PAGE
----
Arc’teryx aims to reduce its environmental impact by half with a buyback program.
Arc’teryx holds a reputation for intelligent and clean design. It is this foundation it uses to address sustainability and promote a circular economy.
Today, the Vancouver-based brand announced the Rock Solid Gear program. Its lofty goal? To reduce the brand’s environmental footprint by half. But while it’s a big goal, the method to attain it is simple.
The Rock Solid Gear program will buy back gear in lightly worn to excellent condition. As long as the inner label is still attached, Arc’teryx will pay the consumer a gift card valued at 20 percent of the product’s original MSRP. Arc’teryx will donate any items that can’t be resold but are still functional to schools and other nonprofits that operate outdoor programs and serve students in need.
Arc’teryx Used Gear: How It Works
Bring in used gear to an Arc’teryx store or start the trade-in process online at rocksolid.arcteryx.com/trade-it-in. Yerdle, a California Benefit Corporation and e-commerce platform that manages similar resale programs for REI Co-op and Patagonia, will assess the gear. It will deem it in condition for resale or donation, clean and repair items, and award gift cards when appropriate. Arc’teryx will sell the used gear at a fraction of the original cost.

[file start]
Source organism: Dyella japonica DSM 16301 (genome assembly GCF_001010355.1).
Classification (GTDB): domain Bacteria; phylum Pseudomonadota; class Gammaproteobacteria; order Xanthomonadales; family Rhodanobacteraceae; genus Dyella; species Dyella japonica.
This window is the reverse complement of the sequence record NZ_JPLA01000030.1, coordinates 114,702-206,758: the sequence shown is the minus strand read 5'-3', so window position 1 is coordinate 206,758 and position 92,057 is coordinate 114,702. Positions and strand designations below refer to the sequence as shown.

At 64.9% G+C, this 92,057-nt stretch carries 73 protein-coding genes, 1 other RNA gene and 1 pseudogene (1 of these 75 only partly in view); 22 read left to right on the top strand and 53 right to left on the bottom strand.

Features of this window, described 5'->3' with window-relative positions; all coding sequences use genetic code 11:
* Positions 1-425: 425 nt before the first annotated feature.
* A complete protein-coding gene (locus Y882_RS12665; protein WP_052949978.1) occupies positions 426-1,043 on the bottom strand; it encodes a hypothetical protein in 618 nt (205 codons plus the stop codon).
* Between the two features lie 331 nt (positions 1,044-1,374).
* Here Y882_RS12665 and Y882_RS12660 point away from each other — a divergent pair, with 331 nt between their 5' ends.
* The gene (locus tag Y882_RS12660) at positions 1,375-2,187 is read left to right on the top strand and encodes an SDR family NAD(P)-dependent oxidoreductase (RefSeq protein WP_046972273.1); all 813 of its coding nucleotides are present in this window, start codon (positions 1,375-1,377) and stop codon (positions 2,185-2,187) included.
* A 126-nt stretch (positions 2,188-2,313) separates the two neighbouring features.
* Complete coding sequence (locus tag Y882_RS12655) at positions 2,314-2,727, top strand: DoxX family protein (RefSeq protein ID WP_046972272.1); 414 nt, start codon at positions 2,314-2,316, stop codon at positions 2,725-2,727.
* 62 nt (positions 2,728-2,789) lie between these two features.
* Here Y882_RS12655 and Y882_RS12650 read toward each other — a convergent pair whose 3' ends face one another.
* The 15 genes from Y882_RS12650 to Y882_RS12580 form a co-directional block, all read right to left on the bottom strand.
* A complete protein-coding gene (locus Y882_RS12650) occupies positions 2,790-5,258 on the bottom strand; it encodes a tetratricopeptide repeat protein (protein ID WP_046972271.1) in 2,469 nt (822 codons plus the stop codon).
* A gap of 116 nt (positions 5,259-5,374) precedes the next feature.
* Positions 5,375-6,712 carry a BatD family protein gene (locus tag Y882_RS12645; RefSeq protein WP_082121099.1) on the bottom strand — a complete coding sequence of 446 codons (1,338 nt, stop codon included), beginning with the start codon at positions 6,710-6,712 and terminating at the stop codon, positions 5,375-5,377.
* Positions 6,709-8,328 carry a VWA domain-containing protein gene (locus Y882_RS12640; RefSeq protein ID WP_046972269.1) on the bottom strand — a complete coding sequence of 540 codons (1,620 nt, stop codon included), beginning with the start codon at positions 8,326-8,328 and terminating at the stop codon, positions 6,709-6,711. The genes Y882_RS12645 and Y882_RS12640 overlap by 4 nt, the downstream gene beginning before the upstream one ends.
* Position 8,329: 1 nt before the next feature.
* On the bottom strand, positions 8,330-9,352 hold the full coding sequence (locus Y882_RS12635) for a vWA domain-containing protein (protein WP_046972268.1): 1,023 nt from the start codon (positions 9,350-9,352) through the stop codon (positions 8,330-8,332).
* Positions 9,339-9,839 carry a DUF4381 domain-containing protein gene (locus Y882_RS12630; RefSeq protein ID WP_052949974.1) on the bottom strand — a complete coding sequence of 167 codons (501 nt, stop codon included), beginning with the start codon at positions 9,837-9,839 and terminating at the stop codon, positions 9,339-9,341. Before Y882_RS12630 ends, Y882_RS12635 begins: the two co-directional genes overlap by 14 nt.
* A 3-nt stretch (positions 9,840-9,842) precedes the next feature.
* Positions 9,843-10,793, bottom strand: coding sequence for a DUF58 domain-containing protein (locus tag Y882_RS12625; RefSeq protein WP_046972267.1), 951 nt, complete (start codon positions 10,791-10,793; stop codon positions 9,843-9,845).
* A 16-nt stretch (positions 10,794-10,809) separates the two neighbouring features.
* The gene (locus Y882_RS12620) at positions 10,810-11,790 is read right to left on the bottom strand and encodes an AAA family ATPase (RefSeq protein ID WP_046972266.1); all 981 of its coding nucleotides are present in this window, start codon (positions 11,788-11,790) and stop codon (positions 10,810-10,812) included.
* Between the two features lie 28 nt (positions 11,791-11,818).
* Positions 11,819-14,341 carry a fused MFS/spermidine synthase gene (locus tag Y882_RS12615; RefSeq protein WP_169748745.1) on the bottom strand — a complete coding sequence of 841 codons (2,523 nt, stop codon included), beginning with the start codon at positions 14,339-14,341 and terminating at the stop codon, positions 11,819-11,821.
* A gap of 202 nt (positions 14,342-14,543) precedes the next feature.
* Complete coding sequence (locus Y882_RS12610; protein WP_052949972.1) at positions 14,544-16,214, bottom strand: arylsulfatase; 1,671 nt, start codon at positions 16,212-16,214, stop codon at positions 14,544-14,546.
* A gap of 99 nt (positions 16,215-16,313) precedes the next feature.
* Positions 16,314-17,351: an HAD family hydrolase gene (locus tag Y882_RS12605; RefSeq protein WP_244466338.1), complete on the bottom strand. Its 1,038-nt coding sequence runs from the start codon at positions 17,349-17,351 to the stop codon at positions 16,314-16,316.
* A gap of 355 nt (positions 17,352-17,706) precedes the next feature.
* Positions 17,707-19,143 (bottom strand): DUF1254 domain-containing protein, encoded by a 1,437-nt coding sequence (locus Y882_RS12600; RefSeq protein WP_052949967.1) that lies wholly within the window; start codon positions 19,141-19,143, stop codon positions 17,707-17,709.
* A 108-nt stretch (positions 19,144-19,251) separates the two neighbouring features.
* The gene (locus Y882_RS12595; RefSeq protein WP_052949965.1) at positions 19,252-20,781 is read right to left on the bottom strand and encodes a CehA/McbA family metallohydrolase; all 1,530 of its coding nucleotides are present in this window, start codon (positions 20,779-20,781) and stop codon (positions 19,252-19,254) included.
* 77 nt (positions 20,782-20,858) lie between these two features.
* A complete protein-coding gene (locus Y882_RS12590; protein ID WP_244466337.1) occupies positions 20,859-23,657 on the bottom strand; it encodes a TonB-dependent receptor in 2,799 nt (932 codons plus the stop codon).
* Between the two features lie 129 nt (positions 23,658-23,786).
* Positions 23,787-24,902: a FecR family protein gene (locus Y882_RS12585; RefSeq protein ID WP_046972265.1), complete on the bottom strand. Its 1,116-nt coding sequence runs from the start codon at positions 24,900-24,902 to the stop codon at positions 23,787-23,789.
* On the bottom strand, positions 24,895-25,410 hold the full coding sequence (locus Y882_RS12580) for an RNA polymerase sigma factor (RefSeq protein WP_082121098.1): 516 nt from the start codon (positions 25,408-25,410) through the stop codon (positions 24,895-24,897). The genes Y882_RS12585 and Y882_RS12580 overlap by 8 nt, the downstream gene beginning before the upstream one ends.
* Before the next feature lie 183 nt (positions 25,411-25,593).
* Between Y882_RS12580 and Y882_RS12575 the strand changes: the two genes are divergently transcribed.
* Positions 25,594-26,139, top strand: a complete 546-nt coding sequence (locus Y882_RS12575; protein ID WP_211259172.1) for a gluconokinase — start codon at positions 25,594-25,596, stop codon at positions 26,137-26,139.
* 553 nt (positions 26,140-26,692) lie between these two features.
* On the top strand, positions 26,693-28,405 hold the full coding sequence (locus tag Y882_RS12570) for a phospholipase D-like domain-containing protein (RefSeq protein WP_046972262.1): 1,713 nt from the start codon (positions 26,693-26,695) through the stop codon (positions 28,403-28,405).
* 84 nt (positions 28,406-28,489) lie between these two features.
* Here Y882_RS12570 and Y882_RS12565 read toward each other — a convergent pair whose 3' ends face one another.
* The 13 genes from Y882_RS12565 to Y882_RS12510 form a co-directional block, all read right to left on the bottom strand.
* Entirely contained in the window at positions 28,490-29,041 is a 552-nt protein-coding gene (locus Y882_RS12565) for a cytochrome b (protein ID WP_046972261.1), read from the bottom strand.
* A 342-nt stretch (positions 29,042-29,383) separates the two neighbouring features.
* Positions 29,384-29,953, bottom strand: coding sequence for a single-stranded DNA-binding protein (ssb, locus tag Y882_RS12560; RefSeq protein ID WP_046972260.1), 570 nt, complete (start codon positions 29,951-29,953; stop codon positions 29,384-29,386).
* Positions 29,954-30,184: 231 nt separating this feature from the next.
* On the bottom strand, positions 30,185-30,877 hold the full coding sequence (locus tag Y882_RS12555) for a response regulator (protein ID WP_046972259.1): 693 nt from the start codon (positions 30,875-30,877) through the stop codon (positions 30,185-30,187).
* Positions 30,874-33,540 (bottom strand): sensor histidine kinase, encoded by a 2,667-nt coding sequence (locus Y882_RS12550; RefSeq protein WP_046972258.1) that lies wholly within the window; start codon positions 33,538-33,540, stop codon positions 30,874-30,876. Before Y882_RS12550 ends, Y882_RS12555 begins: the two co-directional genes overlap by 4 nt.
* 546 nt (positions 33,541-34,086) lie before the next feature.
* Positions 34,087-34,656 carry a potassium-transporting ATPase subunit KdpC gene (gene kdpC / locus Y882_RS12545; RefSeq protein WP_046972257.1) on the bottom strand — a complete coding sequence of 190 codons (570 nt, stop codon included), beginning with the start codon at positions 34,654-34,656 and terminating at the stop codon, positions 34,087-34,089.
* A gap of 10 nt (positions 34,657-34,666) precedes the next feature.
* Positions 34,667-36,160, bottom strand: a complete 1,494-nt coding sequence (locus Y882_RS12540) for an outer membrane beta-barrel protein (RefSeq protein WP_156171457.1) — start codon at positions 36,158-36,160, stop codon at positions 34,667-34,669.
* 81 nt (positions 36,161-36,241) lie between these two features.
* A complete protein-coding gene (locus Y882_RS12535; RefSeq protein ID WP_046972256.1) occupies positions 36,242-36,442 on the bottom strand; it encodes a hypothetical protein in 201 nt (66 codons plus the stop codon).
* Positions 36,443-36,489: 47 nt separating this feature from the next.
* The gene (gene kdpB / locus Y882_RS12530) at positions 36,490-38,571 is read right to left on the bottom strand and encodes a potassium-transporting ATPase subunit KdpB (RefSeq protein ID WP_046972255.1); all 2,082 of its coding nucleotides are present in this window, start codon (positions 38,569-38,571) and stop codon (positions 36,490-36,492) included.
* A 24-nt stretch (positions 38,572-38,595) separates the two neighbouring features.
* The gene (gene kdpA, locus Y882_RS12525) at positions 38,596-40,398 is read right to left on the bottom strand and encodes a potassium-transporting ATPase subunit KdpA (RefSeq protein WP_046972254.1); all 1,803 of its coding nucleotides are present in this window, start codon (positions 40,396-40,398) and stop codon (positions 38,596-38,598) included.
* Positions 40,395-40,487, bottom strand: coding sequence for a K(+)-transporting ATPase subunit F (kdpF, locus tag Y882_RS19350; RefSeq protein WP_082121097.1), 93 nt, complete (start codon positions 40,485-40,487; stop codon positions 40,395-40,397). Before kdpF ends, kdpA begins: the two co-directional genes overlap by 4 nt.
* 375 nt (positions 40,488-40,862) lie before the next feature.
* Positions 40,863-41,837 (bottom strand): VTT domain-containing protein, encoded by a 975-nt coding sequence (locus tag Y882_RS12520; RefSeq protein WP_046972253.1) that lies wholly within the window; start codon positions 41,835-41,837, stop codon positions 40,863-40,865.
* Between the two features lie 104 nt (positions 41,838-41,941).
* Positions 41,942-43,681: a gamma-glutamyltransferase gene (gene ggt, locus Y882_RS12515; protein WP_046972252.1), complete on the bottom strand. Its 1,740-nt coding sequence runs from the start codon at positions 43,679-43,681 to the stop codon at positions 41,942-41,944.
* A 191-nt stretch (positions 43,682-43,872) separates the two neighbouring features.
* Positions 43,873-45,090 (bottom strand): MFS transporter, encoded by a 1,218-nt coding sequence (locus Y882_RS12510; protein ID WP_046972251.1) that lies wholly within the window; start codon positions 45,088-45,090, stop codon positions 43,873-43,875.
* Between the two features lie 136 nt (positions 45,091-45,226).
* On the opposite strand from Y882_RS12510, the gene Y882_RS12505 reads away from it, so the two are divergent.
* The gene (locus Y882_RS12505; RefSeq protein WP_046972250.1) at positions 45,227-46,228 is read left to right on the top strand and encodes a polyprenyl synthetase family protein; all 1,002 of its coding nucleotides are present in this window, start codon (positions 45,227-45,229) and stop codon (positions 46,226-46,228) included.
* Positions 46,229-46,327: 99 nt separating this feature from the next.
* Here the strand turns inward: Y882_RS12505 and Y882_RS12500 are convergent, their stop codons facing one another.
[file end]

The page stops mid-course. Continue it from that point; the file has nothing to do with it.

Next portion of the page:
Customers will be able to apply the gift card redeemed from their trade-in to any purchase in an Arc’teryx-brand store or in the checkout at arcteryx.com, veilance.com, or rocksolid.arcteryx.com. Additionally, Arc’teryx is investigating upcycling and waste-to-energy recovery for items that have reached the end of their life cycle.
Sustainability and Circular Economy
“Sustainability” is an oft-cited buzzword in the outdoor industry as brands look to reduce the industry’s overall footprint and gain consumer acceptance. Arc’teryx joins a handful of other brands such as Patagonia, REI Co-op, The North Face, Toad & Co., icebreaker, Mountain Khakis, and prAna in efforts to extend the lifespan and minimize the waste of produced gear, reduce production of new gear, and lessen its environmental impact on the outdoor spaces consumers wish to enjoy.
The Arc’teryx gear placed within the Rock Solid Used Gear program closes the loop on an example of a circular economy, with benefits to both the consumers and the environment. Hopefully, more brands follow suit with win-win models of their own.